I remember a conversation I had years ago in the church I pastored on LI a member of the church came to my office and began to express a very strong difference of opinion about some things we were doing at the time. No problem there – differences of opinion are healthy things! But I was surprised when he told me that God was disciplining me to get my attention. When I asked him what he meant, he reminded me of a couple of “obstacles” that had occurred in my life recently. One was that a week or two earlier I had gotten a flat tire while driving through town in the afternoon. The other was that my family had packed up for a trip to Illinois to visit my family and at the last minute my mom needed to go for surgery and we couldn’t go. It was a Sunday morning and we literally had the car ready to leave right after the service. He read these things as signs that God was opposing me because of this difference of opinion. I was surprised because it had never occurred to me to see these things as anything other than normal events in life.
It had never occurred to me to associate a flat tire with the discipline of the Lord – even cars owned by Christians get flat tires. And I remember very clearly that Sunday morning all packed up for vacation and had nowhere to go. We decided we really needed to take a vacation so we called Janice’s sister and family in Maine and in 10 minutes our plans were rerouted to Maine and we had one of the most refreshing and enjoyable vacations ever. We even extended it by 3 days we were having such a great time. And the Lord used it to minister encouragement to our hearts too. The Lord was in it, but it was for our good – it turned out to be exactly what we needed.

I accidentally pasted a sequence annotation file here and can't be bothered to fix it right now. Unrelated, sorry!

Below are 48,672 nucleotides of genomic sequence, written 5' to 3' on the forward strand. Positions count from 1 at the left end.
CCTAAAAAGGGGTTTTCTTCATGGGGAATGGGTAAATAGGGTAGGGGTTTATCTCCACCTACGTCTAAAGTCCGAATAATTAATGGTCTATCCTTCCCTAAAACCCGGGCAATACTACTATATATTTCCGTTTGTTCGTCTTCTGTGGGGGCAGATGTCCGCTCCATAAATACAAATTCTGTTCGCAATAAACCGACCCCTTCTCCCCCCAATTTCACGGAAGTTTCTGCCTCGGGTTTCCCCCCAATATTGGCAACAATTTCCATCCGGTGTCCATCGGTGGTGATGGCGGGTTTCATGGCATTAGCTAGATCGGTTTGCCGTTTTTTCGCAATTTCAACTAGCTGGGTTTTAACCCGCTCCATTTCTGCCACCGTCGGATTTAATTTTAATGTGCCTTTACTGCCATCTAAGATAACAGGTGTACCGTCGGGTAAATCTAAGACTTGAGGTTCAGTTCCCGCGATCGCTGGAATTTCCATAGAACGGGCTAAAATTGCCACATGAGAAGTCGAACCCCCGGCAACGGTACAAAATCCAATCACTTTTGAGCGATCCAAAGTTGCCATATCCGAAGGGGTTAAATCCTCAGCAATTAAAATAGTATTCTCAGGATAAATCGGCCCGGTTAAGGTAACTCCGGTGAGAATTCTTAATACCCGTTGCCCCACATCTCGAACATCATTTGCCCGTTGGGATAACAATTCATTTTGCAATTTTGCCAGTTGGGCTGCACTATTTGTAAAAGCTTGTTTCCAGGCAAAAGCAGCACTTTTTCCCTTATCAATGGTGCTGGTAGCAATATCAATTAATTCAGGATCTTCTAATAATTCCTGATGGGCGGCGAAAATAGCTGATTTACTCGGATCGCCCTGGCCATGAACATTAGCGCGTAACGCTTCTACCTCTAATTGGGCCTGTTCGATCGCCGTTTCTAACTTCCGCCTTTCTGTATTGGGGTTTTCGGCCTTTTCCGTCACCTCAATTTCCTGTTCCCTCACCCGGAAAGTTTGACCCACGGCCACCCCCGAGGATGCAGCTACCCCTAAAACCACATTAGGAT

Now God can use an accumulation of things going against us to get our attention and even chastise us but we need to be careful not to quickly read into things that happen to us or to others. We need to be careful that we don’t look at all obstacles as God’s stop sign, or all smooth roads as God’s green light. We don’t ignore obstacles and we don’t ignore doors opening or things going smoothly either, we just don’t invest them with the authority to guide us. They are simply a part of the equation.
Jesus said his sheep would hear his voice not that they would read his signs. Jesus wants to guide us through speaking to us – through his Word, through his Spirit, through godly counsel, and yes, through circumstances. Our goal should not be to “read the signs” but to hear his voice, and to receive his counsel. His guidance is a relational more than it is situational.
In the case of the four friends, the obstacle of a packed house simply revealed how strong and determined their faith was to get to Jesus– and often God will press on us as well so that our faith become strong and not quit at the first sign of resistance. God wants to develop a strong and persistent faith in us as well.
2. Jesus’ surprising response to their faith (vs. 5)
So picture the moment with me: the house is crowded with people, Jesus is teaching, and there’s some ripping and tearing at the roof above them and suddenly a hole appears and a mat with a paralytic man is lowered down from the hole right in front of Jesus. And Jesus looks up and sees four eager faces looking through the hole at him and he sees their faith. But Jesus’ response isn’t what they expected and it’s not what we expect either: “Son, your sins are forgiven.”
This man wasn’t there to be forgiven, he was there to be healed. The faith written on their faces was faith that he would walk again. That Jesus would take his hand or speak the word and tell him to rise, take up his mat and walk. But Jesus assures him that his sins are forgiven. Why?
I think we find a little more insight from something that the gospel of Matthew records in this same account: Matthew records that Jesus said, take heart, my son, your sins are forgiven. Jesus knows this man wants to walk, and he will heal him physically, but he also sees this man’s broken state, he sees in his countenance the despair and hopelessness of a man who is aware of his guilty heart and is as helpless to do anything about it as he is to do anything about his paralyzed limbs.